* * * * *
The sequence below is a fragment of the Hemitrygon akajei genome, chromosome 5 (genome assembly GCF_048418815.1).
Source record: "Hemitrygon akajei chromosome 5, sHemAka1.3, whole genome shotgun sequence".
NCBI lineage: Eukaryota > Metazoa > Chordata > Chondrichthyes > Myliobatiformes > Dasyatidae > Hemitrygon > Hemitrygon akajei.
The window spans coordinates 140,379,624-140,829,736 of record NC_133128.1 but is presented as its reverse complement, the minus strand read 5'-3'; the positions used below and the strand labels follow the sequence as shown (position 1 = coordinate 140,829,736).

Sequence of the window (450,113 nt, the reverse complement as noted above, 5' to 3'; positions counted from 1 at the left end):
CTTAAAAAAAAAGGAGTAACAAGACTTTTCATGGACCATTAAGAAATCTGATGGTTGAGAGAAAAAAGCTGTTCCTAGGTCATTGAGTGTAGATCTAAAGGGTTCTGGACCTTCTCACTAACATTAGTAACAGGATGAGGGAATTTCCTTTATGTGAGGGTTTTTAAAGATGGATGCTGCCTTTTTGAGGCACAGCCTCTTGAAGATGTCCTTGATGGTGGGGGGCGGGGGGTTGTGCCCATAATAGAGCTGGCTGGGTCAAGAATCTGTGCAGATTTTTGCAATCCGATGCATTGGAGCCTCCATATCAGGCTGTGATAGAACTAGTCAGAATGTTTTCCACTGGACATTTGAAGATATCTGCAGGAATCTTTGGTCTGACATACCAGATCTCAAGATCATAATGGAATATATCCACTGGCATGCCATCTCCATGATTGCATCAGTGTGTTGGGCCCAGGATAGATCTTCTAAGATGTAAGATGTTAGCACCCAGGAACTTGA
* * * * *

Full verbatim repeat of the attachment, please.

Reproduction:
The sequence below is a fragment of the Hemitrygon akajei genome, chromosome 5 (genome assembly GCF_048418815.1).
Source record: "Hemitrygon akajei chromosome 5, sHemAka1.3, whole genome shotgun sequence".
NCBI lineage: Eukaryota > Metazoa > Chordata > Chondrichthyes > Myliobatiformes > Dasyatidae > Hemitrygon > Hemitrygon akajei.
The window spans coordinates 140,379,624-140,829,736 of record NC_133128.1 but is presented as its reverse complement, the minus strand read 5'-3'; the positions used below and the strand labels follow the sequence as shown (position 1 = coordinate 140,829,736).

Sequence of the window (450,113 nt, the reverse complement as noted above, 5' to 3'; positions counted from 1 at the left end):
CTTAAAAAAAAAGGAGTAACAAGACTTTTCATGGACCATTAAGAAATCTGATGGTTGAGAGAAAAAAGCTGTTCCTAGGTCATTGAGTGTAGATCTAAAGGGTTCTGGACCTTCTCACTAACATTAGTAACAGGATGAGGGAATTTCCTTTATGTGAGGGTTTTTAAAGATGGATGCTGCCTTTTTGAGGCACAGCCTCTTGAAGATGTCCTTGATGGTGGGGGGCGGGGGGTTGTGCCCATAATAGAGCTGGCTGGGTCAAGAATCTGTGCAGATTTTTGCAATCCGATGCATTGGAGCCTCCATATCAGGCTGTGATAGAACTAGTCAGAATGTTTTCCACTGGACATTTGAAGATATCTGCAGGAATCTTTGGTCTGACATACCAGATCTCAAGATCATAATGGAATATATCCACTGGCATGCCATCTCCATGATTGCATCAGTGTGTTGGGCCCAGGATAGATCTTCTAAGATGTAAGATGTTAGCACCCAGGAACTTGA